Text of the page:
In truth, the answer is probably. But not for sure.
Unfortunately, no CBD product can guarantee a negative drug test result. In fact, you should be wary of products that make such an absolute claim, even products that are pure CBD isolate. Why? Because even with pure CBD, false positives can occur, although it’s rare. And full spectrum CBD can possibly trigger false positives and sometimes true positives.
Why? Because you are intoxicated? No. Because there are a number of factors at play that make it difficult to give a definitive answer. We can, however, explain to you what those factors are, so that you can make an informed decision about taking hemp-derived CBD.
(Remember: full spectrum CBD derived from hemp is legal, and can have the legal, non-intoxicating amount of THC—.3% or less—and a range of other cannabinoids.)
CBD Knowledge Before CBD Sales
We don’t want to make anyone paranoid about taking CBD. We believe hemp-derived cannabinoids are not only therapeutically beneficial, but that they have the power to change the future of health. We take them ourselves, every day.
But the world has not quite adjusted to integrate CBD into all aspects of human lives. This includes drug tests for work, sports, parole, and substance abuse programs. More than anything, we want people to feel comfortable with and informed about the CBD they take. In order for this to happen, we have to be as transparent as possible at every step, and hold the CBD brands that we sell to those standards as well.
In our research, we found that both WebMD and a senior director of science and technology at Quest Diagnostics claim that pure CBD will not generate a positive test. It’s true that more than likely it won’t—because drug tests are not looking for CBD. But we will not make that claim and intend to explain why in this article.
We also will share this with you: One of our select products, Ananda Hemp (a full spectrum product—meaning it contains a legal amount of THC and other cannabinoids from hemp), regularly gets 100% true negatives with their products. However, they (and we) still will not claim that this will be the case for everyone who takes it. Read on to find out why.
Variables Affecting CBD and Drug Test Results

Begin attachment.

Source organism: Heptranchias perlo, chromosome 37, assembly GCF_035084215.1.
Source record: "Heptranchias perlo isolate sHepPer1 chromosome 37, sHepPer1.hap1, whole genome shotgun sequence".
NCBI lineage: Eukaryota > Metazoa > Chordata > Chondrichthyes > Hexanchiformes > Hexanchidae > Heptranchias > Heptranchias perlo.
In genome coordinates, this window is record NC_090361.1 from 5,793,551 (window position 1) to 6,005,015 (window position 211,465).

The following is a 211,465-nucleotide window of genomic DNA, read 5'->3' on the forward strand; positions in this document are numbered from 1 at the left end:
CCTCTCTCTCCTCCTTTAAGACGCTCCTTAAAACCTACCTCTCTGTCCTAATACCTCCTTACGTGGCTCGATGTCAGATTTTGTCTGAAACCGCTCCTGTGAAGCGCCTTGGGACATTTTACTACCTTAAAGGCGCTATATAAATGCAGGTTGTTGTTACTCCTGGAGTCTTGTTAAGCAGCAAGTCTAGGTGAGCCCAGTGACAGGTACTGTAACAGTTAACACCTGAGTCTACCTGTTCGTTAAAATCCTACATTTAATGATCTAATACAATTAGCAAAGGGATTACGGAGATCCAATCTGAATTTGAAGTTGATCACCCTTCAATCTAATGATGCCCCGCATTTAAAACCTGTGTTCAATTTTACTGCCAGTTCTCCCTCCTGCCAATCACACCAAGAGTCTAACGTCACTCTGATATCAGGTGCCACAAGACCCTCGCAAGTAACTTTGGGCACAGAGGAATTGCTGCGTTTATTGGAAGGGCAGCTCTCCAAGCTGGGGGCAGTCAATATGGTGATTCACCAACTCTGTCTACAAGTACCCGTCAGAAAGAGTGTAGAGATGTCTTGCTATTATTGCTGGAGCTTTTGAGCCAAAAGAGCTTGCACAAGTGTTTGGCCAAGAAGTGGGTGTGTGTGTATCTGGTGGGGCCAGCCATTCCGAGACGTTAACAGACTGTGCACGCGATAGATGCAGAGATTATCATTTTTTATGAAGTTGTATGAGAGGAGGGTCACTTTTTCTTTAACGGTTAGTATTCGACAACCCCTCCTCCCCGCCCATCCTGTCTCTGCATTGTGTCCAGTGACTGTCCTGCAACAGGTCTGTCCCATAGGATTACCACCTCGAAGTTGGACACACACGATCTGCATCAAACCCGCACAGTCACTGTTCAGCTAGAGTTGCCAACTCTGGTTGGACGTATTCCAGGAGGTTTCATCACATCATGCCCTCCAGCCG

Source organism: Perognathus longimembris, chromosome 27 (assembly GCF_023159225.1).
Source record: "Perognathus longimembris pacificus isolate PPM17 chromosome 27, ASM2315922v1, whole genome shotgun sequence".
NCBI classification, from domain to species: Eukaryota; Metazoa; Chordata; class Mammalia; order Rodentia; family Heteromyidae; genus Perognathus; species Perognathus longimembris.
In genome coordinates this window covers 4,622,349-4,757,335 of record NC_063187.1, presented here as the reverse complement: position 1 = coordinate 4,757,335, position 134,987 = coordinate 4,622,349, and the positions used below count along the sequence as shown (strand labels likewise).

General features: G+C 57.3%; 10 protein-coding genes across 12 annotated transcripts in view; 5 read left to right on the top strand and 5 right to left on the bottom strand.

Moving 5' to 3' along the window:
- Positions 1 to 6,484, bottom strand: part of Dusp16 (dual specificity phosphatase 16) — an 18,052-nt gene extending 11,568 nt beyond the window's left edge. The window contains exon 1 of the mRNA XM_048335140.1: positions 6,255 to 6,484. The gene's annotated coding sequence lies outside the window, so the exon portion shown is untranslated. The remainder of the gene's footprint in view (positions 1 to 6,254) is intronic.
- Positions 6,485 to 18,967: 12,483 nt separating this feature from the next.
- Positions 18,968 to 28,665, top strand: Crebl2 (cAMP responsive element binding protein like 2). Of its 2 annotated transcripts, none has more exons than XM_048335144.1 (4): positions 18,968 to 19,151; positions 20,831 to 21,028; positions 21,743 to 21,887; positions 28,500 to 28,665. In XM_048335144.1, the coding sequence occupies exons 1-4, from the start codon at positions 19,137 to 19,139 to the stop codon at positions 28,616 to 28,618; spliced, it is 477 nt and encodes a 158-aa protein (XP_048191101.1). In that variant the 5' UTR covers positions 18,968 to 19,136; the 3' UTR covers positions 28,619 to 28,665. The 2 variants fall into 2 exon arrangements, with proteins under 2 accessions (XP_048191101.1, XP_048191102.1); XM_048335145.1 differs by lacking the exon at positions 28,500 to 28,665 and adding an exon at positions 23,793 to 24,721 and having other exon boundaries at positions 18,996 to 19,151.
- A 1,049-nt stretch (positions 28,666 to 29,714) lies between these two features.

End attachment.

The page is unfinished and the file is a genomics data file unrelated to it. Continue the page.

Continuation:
- The specific drug test itself (urine/saliva vs. hair/blood, different manufacturers, different detection levels, sensitivities, etc.)
- The individual that consumes the CBD and their medical factors. (how they metabolize the drug, added medications, liver and kidney function, etc.)
- Full spectrum CBD (other cannabinoids in the CBD, including THC and metabolites of THC)
- Dosage and how often CBD is taken
- Mislabeled CBD products
What Can Trigger a FALSE Positive When Taking CBD
Most drug tests, at least initially, are immunoassay tests. These tests use antibodies to detect drugs, and they don’t always differentiate THC from its metabolites. Cannabinol (CBN), for example, is a cannabinoid usually found in full spectrum CBD, along with THC and other cannabinoids. And … CBN is a metabolite of THC.
Also, these commercial tests do not always use the same antibodies to detect drugs and have proven to have different results when CBN was present. These urine and saliva tests are screening tests that are used because they are cheap and easy. But they’re not very specific. They are meant to look for THC molecules above a certain threshold.
But cannabinoid molecules look similar. These tests can confuse one molecule for another, especially when they look alike. While pure CBD will not trigger a true positive, it could trigger a FALSE positive. Until proven otherwise, it can safely be assumed that other cannabinoids could do the same (remember, cannabinoid science is new … a lot of knowledge gaps still need filling).
Also, THC is what Dr. Capano, chief science officer at Ananda Hemp, calls a “clingy molecule.” It can build up in your system over time. According to Norbert E. Kaminski, Ph.D., professor of pharmacology and toxicology at Michigan State University in East Lansing, that’s because THC is fat-soluble. THC that isn’t metabolized right away is stored in fat tissue.